The solution of this game may constitute an indeterminacy so that it needs realignment because the existing expectations are faced with uncertainty due to the pandemic. The groups in Whatsapp have brought what could only be imagined by Lucas in 1972 into reality. The diverse groups in society have different expectation formations so that various possibilities can arise as described by Shea (2008) as real rational expectation with indeterminacy, making policies frequently constitute a multitarget spectrum.
The government did it for the first time in June in socializing PSBB relaxation and it wasn’t PSBB annulment although it was only implemented in July. Later in September the government declared the vaccination program although its implementation is tentatively at the end of 2020 or the beginning of 2021. It was aimed at giving an opportunity to the sector of MSMEs to rise because demand and production in this sector cannot be separated from each other (Wagener and Zenker, 2020). Recovery a la V in the accommodation and restaurant sector whose quarterly growth in quarter III was 14.79 percent after dropping in the previous quarter to minus 22.31 percent, is dominated by micro food and beverage businesses.
The next example resembling the strategy of breaking waves on the shore is the change in the long-vacation plan originally meant to be used to revive the regional economy at the year’s end. The new strategy is the division into two phases in order to prevent crowding. This is done on the basis of the experience in the long holiday of end-October that gave rise to a surge in new confirmed cases. It’s because expectation formations between middle and lower classes can be different as shown in the Index of Consumer Confidence (IKK).
The perception of pandemic control affects the behavior of middle-class consumers, who increase the amount of income saved. The long-holiday division besides being based on health reasons is also meant to influence the expectation of the upper middle class so as to make normal spending. In the meantime, the lower middle group expects the economy to keep running because this will minimize the chance of workers’ dismissals.
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However, there’s no total ban on vacationing because the effect of its notification is feared to bear a negative impact on the PMI (purchasing manager index) of the manufacturing sector and the IKK as was the case in October. This is a signal of dismissals in the future that makes the lower middle class conservative in spending their income.
The PMI rate was already back to the expansion zone, reaching 50.6 in November after its decline to 48.6 in October.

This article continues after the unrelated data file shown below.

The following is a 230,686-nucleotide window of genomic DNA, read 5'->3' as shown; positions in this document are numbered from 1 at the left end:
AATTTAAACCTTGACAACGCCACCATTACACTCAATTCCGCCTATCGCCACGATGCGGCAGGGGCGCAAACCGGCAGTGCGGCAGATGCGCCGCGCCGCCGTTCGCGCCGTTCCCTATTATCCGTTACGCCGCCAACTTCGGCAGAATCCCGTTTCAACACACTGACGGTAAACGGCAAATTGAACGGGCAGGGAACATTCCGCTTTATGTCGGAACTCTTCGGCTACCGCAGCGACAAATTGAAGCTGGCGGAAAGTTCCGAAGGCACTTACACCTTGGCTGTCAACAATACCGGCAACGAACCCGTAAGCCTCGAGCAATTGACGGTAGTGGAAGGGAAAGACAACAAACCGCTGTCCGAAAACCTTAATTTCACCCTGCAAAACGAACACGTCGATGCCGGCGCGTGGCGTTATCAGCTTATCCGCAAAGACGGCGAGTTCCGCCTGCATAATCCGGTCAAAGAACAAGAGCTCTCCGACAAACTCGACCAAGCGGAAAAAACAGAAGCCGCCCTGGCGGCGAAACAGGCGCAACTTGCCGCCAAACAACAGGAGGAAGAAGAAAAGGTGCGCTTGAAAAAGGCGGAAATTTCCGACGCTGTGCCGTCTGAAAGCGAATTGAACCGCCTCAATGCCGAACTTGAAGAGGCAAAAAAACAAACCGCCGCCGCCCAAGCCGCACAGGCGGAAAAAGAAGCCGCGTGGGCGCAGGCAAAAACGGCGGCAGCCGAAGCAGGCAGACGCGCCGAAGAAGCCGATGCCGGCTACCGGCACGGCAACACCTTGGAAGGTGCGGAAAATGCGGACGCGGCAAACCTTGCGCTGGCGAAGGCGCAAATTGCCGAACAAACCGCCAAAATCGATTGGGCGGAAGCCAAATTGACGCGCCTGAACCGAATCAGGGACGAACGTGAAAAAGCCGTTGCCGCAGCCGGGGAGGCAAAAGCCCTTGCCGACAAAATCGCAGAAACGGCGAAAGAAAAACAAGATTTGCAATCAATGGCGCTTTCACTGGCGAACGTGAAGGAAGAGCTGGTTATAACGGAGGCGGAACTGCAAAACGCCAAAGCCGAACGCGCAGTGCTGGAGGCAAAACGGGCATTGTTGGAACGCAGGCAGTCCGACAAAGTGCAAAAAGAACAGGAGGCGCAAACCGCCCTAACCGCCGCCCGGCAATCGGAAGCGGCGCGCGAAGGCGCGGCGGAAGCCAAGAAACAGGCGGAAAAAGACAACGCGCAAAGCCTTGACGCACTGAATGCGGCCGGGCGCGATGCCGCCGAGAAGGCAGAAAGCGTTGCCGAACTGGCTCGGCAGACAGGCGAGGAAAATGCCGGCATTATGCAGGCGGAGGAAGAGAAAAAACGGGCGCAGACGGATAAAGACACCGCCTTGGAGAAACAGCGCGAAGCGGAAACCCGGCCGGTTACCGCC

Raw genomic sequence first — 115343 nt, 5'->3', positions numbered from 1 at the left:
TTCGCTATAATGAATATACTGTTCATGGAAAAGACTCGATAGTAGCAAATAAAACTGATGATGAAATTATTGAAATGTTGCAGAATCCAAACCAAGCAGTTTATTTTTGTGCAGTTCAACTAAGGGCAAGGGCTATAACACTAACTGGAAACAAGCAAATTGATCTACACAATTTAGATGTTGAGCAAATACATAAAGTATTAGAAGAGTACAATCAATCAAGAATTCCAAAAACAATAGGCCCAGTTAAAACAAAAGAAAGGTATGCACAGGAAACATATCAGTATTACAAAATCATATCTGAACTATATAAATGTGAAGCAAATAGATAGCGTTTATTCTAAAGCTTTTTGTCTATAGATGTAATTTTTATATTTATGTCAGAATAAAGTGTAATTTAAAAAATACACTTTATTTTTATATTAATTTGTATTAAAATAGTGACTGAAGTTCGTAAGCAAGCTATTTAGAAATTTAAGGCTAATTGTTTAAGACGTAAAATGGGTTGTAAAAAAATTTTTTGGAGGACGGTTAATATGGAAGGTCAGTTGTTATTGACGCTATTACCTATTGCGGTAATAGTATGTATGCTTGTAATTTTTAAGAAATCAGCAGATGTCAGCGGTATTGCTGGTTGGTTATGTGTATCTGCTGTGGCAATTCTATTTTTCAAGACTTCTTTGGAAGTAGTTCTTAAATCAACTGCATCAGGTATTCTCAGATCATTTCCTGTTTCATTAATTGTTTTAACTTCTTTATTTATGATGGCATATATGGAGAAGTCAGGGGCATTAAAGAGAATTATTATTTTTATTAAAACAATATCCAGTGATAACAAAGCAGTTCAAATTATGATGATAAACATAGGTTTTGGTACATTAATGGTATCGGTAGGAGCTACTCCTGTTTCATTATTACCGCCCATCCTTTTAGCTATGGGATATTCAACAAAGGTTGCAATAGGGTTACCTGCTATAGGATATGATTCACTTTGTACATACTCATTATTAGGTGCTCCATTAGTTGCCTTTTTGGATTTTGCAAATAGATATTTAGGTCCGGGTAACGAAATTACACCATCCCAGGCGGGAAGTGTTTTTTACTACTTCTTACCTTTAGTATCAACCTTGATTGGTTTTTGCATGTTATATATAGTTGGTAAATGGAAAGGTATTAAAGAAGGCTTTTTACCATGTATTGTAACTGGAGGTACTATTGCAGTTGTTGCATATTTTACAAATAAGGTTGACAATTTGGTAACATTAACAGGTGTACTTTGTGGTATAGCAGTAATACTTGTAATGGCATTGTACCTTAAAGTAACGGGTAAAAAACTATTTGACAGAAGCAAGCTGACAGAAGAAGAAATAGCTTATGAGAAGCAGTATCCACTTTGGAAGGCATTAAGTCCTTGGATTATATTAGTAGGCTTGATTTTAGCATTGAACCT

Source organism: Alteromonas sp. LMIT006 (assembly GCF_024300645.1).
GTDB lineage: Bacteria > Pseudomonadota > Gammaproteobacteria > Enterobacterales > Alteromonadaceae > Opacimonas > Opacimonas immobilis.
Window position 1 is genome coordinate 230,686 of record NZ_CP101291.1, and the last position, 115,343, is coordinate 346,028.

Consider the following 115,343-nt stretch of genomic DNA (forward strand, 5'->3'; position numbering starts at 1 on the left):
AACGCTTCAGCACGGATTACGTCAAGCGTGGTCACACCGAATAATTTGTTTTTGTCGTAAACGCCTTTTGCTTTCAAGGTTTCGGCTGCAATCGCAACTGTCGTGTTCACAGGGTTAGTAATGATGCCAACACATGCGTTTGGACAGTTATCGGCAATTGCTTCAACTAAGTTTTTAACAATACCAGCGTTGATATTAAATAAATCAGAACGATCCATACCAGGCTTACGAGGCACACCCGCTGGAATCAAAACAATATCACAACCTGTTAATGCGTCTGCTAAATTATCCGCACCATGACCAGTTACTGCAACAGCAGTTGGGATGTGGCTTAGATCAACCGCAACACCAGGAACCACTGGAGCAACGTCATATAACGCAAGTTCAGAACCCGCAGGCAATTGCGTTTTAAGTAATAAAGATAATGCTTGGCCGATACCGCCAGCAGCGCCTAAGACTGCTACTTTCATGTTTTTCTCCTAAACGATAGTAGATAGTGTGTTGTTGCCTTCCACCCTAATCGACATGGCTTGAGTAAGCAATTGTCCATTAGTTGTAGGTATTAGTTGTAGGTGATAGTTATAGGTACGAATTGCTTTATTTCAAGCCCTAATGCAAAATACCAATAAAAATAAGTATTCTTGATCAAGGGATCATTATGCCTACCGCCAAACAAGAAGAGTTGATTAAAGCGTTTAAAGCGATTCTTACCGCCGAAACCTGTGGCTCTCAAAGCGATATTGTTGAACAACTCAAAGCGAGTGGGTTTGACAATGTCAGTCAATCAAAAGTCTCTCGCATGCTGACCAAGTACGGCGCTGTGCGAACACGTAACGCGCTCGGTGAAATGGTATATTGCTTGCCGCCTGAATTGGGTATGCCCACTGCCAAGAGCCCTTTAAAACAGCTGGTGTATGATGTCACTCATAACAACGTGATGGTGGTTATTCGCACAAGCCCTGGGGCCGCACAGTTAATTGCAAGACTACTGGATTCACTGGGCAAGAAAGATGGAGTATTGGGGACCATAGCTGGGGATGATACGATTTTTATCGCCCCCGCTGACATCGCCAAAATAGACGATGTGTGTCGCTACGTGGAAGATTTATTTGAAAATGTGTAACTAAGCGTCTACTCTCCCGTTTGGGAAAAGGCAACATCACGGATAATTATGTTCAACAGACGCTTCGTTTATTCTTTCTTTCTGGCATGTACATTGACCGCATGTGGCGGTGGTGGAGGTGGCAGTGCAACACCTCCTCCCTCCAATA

With the expectation management strategy, forward looking variables until the latest observation in November showed improvements. One of them is the production index, which is the PMI of the manufacturing sector. The PMI rate was already back to the expansion zone, reaching 50.6 in November after its decline to 48.6 in October.
This can be confirmed from the rising imports with production orientation. Basic/complementary material imports in November increased by 13 percent over the October level, a turning point after successive decreases since February. What’s more encouraging is that capital goods imports rose by 31 percent.
As for consumers, although still below 100, the limit between optimism and pessimism, the IKK in November significantly soared to 92 from 76 in October. It was prompted by the consumer expectation index (IEK), which improved for the economic condition of the next six months despite their present pessimism. This index rose sharply from 106.6 in October to 123.9 in November. The hike was only made possible by the improvement of the future expectation of society.
Projection for 2021
With the various descriptions for November, the situation seems to progress in a better direction in 2021, coupled with the declaration that vaccines will be provided gratis. The IMF ventures to put the rate at 6.1 percent (y-o-y) for next year’s growth. The World Bank as usual is more conservative and gives a maximum of 4.4 percent, while the National Development Planning Agency (Bappenas) makes it 5 percent as a sustainable figure.
Based on the latest developments in November, the situation is leading more toward optimism. For this reason, the writer estimates the growth in 2021 at around 4.8 to 5.1 percent.
External macro developments also seem quite supportive of the above economic growth scenario. During November the rupiah exchange rate was around Rp14,100-Rp14,200. This balance was backed by two factors: capital inflow and trade balance surplus. The trade balance surplus until November had been recorded for seven consecutive months. The movement of foreign portfolio capital inflow is no longer exogenous, but it’s also according to the handling of macroeconomic and health affairs. How the vaccines are distributed will be a major element in the management of public expectations.
Ari Kuncoro, Rector, University of Indonesia
This article was translated by Aris Prawira